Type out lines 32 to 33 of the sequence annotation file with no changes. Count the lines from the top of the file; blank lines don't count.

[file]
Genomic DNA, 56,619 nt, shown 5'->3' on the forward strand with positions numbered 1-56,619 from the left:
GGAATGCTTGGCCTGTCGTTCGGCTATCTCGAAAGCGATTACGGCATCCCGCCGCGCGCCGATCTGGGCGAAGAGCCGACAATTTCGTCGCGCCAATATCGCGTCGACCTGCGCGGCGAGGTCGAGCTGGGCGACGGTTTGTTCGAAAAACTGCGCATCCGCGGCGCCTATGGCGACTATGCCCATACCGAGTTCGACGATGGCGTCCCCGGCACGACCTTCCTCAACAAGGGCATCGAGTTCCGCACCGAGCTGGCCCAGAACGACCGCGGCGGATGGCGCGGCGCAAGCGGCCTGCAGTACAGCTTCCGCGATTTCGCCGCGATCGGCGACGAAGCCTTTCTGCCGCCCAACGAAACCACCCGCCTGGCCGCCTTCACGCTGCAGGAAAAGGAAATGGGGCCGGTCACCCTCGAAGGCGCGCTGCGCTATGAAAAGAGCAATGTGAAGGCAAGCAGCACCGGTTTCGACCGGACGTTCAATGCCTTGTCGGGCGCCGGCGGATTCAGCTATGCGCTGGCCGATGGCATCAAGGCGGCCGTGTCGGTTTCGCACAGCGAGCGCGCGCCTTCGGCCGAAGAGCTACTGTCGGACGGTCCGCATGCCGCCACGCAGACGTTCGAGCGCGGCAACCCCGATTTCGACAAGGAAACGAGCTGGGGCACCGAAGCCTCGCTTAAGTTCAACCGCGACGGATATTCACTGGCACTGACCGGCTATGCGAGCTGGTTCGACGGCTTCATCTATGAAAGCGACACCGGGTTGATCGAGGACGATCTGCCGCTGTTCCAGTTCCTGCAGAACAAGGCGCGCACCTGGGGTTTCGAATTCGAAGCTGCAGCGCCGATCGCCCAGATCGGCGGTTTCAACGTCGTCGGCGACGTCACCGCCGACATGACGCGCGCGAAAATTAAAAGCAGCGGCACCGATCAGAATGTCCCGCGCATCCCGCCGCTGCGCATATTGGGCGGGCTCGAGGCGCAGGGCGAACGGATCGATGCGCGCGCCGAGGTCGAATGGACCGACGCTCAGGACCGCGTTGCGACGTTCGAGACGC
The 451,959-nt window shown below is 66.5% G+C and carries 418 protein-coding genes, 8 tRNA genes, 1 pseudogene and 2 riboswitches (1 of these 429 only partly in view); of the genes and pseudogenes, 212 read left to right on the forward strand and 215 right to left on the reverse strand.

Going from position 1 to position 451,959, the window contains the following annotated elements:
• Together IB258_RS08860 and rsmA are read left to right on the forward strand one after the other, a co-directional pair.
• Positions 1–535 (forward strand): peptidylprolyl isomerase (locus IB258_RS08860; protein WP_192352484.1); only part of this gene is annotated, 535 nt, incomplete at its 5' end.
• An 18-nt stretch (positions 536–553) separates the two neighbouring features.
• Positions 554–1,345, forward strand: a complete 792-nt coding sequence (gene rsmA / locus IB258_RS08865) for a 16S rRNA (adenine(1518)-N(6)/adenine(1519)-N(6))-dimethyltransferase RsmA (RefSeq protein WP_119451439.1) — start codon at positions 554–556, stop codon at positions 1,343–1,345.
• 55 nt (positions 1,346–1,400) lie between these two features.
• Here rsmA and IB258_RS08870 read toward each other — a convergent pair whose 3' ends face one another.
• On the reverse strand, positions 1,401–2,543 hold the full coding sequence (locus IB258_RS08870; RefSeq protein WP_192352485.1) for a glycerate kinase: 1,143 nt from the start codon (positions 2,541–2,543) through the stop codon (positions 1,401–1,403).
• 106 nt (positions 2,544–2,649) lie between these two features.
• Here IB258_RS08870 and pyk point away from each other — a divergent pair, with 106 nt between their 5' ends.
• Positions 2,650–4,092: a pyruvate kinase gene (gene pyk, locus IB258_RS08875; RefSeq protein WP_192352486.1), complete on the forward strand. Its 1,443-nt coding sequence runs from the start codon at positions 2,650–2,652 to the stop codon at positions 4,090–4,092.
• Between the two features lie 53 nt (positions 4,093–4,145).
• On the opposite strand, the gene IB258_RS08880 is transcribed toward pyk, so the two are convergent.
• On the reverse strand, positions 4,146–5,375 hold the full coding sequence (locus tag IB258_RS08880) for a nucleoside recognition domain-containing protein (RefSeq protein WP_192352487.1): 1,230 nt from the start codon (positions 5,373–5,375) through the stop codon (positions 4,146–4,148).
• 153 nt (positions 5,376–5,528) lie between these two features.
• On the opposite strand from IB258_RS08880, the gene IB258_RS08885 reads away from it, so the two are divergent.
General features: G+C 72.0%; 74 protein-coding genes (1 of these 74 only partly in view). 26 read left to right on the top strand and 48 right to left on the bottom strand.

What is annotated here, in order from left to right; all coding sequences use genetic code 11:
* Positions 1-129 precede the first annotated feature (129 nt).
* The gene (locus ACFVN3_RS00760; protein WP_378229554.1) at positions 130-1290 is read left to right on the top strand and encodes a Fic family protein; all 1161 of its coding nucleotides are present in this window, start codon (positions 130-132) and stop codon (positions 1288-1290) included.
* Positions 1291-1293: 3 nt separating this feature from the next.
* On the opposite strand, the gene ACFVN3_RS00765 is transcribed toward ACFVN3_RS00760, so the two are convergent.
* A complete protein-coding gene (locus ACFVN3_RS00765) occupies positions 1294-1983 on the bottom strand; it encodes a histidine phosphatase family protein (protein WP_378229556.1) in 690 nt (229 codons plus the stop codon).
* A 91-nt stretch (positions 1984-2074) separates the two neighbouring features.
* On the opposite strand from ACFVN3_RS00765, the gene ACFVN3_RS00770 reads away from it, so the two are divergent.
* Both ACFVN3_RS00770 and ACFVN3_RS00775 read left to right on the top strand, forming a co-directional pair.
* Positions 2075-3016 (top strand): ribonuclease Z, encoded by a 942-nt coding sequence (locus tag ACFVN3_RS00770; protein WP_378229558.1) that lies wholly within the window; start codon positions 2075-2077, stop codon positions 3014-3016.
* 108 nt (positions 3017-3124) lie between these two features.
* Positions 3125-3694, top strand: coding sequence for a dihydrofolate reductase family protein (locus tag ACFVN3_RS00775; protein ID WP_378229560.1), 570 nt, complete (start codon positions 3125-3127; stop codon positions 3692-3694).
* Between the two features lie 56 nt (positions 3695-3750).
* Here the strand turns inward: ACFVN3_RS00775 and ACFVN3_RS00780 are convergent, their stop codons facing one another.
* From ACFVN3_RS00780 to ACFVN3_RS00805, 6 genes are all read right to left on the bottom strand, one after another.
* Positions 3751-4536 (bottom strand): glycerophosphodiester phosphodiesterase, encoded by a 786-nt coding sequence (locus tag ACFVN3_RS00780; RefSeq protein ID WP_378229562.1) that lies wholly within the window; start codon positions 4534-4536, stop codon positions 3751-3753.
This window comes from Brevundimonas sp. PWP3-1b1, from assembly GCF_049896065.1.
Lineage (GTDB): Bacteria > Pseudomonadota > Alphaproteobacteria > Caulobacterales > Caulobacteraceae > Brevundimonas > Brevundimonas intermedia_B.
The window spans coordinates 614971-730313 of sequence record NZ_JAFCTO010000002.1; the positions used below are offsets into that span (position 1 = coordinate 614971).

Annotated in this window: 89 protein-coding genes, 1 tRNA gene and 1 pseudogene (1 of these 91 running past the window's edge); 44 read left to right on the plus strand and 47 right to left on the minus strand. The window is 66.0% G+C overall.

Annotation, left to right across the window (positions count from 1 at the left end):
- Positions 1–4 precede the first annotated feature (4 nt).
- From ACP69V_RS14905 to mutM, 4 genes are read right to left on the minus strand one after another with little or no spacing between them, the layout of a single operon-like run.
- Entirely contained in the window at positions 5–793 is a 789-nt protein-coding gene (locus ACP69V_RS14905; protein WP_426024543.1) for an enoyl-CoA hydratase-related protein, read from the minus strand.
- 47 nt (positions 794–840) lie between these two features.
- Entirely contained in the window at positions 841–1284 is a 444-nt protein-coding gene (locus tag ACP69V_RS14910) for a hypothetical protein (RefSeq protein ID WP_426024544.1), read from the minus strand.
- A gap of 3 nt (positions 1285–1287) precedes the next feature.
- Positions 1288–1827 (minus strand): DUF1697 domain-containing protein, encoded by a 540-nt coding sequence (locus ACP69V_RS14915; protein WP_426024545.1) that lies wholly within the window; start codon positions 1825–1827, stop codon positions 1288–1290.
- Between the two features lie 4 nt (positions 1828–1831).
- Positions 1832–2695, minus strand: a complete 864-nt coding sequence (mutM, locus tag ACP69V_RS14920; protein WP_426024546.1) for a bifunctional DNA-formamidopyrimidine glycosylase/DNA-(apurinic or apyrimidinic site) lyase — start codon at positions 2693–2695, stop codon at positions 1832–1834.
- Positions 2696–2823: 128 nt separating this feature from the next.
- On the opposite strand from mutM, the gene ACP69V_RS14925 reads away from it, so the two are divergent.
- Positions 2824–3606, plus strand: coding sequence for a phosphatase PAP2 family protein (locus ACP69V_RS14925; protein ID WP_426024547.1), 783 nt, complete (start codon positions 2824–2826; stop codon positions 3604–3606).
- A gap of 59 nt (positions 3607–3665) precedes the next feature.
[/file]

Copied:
* Positions 3125-3694, top strand: coding sequence for a dihydrofolate reductase family protein (locus tag ACFVN3_RS00775; protein ID WP_378229560.1), 570 nt, complete (start codon positions 3125-3127; stop codon positions 3692-3694).
* Between the two features lie 56 nt (positions 3695-3750).